yes The MPU stuffs a FIFO buffer with all ready calculated angles in radians. if you wait too long to get the input, you get old data or corrupted data then you have to reset and wait for the next calculation. so the interrupt tells the UNO program to get the data over i2c and the best part is it is already for you to use.

If so, do you have any idea how often they occur?

This by default of the program is at about 10 milliseconds and it is set in the file MPU6050_6Axis_MotionApps20.h at about line 305

    0x02,   0x16,   0x02,   0x00, 0x01                // D_0_22 inv_set_fifo_rate

    // This very last 0x01 WAS a 0x09, which drops the FIFO rate down to 20 Hz. 0x07 is 25 Hz,
    // 0x01 is 100Hz. Going faster than 100Hz (0x00=200Hz) tends to result in very noisy data.
    // DMP output frequency is calculated easily using this equation: (200Hz / (1 + value))

    // It is important to make sure the host processor can keep up with reading and processing
    // the FIFO output at the desired rate. Handling FIFO overflow cleanly is also a good idea.

It seems that the principal inputs to PID.compute() are YawInput, Turn and DegSetpoint. Can you indicate what ranges each of these values can take?

The output from the FIFO buffer is in radians easily converted to degrees I may have shifted the degree by a decimal or two rather than using a float. So 180 degrees would be 1800 this gives me an extra level of control without sacrificing processing time. I convert it back for display.

The process is: The MPU triggers the interrupt pin. The interrupt sets flag. Mack to the main program, where ASAP we get the last (newest) FIFO data, calculate radions to degrees, process PID, then set outputs. The faster this happens the less lag you face in controlling balance. As we've discussed changing the PID code from using a fixed time interval to a variable time interval allows for variations in the delay between interrupts.

Thanks.

...R

Welcome Z

Thanks again.

I now need to think about the "problem" of how a robot falls over (or does not) and see can I draw parallels with my small DC motor control.

One obvious difference is that in your system you are measuring angles with the MPU and controlling a motor whereas I want to measure and control the motor. Also your system will have a great deal more inertia than mine.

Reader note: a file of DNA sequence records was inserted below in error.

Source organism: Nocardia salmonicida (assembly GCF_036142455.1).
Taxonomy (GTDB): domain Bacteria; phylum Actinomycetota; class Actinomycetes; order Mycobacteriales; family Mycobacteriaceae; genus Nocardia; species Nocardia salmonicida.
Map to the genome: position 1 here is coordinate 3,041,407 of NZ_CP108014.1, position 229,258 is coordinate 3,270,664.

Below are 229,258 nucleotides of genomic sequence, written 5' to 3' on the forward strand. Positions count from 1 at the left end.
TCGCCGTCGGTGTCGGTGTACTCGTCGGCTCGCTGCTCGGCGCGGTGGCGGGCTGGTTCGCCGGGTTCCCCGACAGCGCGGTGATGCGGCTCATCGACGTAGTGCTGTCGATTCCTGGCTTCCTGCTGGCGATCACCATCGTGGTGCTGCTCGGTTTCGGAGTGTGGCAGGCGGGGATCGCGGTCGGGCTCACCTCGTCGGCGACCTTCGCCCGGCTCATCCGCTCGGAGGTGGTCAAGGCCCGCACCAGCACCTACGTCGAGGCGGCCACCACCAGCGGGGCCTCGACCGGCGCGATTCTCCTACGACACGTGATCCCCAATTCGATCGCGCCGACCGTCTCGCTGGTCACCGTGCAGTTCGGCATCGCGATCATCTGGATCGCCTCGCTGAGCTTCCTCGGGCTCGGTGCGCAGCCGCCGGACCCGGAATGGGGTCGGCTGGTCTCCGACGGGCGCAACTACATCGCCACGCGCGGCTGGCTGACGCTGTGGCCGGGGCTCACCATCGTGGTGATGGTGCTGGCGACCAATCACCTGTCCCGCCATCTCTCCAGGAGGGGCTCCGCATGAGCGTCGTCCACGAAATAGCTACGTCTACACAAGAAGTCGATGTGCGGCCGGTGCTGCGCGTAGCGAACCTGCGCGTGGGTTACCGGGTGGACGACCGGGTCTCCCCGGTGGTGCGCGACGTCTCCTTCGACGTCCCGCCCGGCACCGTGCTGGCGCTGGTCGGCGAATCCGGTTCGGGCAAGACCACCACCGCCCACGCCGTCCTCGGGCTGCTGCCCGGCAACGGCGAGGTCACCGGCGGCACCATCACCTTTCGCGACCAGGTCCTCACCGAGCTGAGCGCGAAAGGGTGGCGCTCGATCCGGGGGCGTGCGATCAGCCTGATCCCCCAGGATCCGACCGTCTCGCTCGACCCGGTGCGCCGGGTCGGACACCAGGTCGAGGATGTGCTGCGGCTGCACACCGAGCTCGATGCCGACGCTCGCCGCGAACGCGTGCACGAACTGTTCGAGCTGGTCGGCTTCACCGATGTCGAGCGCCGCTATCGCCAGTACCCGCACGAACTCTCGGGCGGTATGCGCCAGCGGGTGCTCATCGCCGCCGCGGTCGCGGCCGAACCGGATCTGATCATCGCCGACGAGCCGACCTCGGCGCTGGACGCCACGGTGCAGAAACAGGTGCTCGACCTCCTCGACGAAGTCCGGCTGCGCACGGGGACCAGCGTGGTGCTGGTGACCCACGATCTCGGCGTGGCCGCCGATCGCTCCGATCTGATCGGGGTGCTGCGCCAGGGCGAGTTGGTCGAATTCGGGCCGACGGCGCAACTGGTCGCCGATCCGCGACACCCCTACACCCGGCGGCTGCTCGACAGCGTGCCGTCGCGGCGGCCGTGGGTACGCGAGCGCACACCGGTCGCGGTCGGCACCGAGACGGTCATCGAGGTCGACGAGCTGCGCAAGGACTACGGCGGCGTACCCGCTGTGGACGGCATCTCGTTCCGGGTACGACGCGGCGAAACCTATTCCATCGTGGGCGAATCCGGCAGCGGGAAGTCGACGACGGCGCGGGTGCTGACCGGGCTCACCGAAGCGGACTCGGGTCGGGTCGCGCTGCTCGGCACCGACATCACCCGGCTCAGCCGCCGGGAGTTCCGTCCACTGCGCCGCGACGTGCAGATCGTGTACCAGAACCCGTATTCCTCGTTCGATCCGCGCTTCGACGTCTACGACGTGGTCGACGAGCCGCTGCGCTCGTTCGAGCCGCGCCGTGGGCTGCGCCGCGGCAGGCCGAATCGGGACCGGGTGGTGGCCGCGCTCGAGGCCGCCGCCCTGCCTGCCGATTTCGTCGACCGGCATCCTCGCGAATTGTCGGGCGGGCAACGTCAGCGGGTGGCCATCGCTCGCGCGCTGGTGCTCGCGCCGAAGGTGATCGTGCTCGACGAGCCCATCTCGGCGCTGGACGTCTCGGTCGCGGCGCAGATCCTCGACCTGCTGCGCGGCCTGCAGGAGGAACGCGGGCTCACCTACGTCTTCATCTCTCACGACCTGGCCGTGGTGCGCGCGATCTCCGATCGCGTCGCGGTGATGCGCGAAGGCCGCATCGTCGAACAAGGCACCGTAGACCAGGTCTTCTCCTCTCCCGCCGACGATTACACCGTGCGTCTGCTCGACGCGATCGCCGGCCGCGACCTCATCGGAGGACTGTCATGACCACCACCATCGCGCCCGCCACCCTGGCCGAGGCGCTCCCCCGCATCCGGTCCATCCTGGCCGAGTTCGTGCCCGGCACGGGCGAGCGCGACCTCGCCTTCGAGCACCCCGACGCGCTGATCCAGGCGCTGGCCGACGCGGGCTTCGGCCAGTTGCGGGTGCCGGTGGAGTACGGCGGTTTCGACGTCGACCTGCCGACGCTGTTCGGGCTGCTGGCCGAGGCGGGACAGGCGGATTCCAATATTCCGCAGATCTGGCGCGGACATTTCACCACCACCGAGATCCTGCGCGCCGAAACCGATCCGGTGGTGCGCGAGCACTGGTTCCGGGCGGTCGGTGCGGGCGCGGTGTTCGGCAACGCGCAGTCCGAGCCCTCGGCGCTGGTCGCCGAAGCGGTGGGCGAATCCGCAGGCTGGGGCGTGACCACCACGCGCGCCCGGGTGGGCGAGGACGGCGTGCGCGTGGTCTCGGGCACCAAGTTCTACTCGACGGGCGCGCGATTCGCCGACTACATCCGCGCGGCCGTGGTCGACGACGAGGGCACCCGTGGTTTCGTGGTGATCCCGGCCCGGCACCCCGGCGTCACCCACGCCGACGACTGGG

In many ways it seems that "PID", like "State Machine", is a fancy name that makes some fairly simple concepts seem very esoteric.

...R

Robin2:
Thanks again.

I now need to think about the “problem” of how a robot falls over (or does not) and see can I draw parallels with my small DC motor control.

Start Balancing is in the loop() function

void loop() {
//.... other code for startup 

 //  Input = (ypr[1] * 180 / M_PI) * 10; //  the * 10 shifts the decimal place by 1, so 1° is actually int 10  
 //  and 180° is actually 1800  and this calculates so that 0 is level going +-x°'s is out of level
 //  InputABS = abs(Input); is found in the MPUMath function and it focuses on being balanced remember that I 
 //  shifted the decimal by 1 so 10 is actually 1.0° 

  if (InputABS < 10) { // if we are within 1° of level lets start the PID for balancing
    Mode = true;
    myPID.SetMode(AUTOMATIC);
    myTurnPID.SetMode(AUTOMATIC);
  }
  // other code
}

Code to kill the motors because we are giving up on balancing is found in the MPUMath funciton

void MPUMath() {
  mpu.dmpGetQuaternion(&q, fifoBuffer);
  mpu.dmpGetGravity(&gravity, &q);
  mpu.dmpGetYawPitchRoll(ypr, &q, &gravity);
  Input = (ypr[1] * 180 / M_PI) * 10; // Shift by * 10 after calculating degrees +-180
  InputABS = abs(Input); // Get the offset from level as an absolute number
  if (InputABS > 450) { // at 45.0 degrees Kill balance and give up trying <<<<
    Mode = false;
    myPID.SetMode(MANUAL);
    myTurnPID.SetMode(MANUAL);
    Output = 0;
    Turn = 0;
    FullBreaking ();
    return;
  }
 // Other Code
}

I wait for the MPU to say we are close to balanced before starting the PID control

One obvious difference is that in your system you are measuring angles with the MPU and controlling a motor whereas I want to measure and control the motor. Also your system will have a great deal more inertia than mine.

I’m unsure of what you are attempting to accomplish but if it is similar, lets see what we can do.

In many ways it seems that “PID”, like “State Machine”, is a fancy name that makes some fairly simple concepts seem very esoteric.

…R

You welcome
Z

You are very kind, and I must apologize. I had not intended “I now need to think about the “problem” of how a robot falls over (or does not) and see can I draw parallels with my small DC motor control.” as a question.

What I have in mind is for me to try to understand the physical process rather than the code. :slight_smile:

…R

You can calculate the filter constants for a controller if you can model the system. For a balancing robot, the hard part is characterizing the motor and solving the Lagrangian equations describing the robot. I did an analysis of the problem that you can find here…
http://nxtotherway.webs.com

I used this model for a lego nxt robot and an arduino controlled robot.

robot.jpg

charliesixpack: and solving the Lagrangian equations

I would be far out of my mathematical depth.

...R

charliesixpack, Do you have the Lagrangian equations as a C code you could share? I struggle reading lego nxt Z

Dear zhomeslice and Robin2 thanks for your reply, I am really a beginner at this as i am trying to do this self balancing robot project and i am trying to use PID to control the stepper motors of the robot, i am still trying to understand the code as i only know abit about arduino, please help haha. And is it normal for my values of the mpu to go back and forth when changing angles? and is will defining debug solve that problem? Hope to hear from you guys again thanks:) Sincerely Gabriel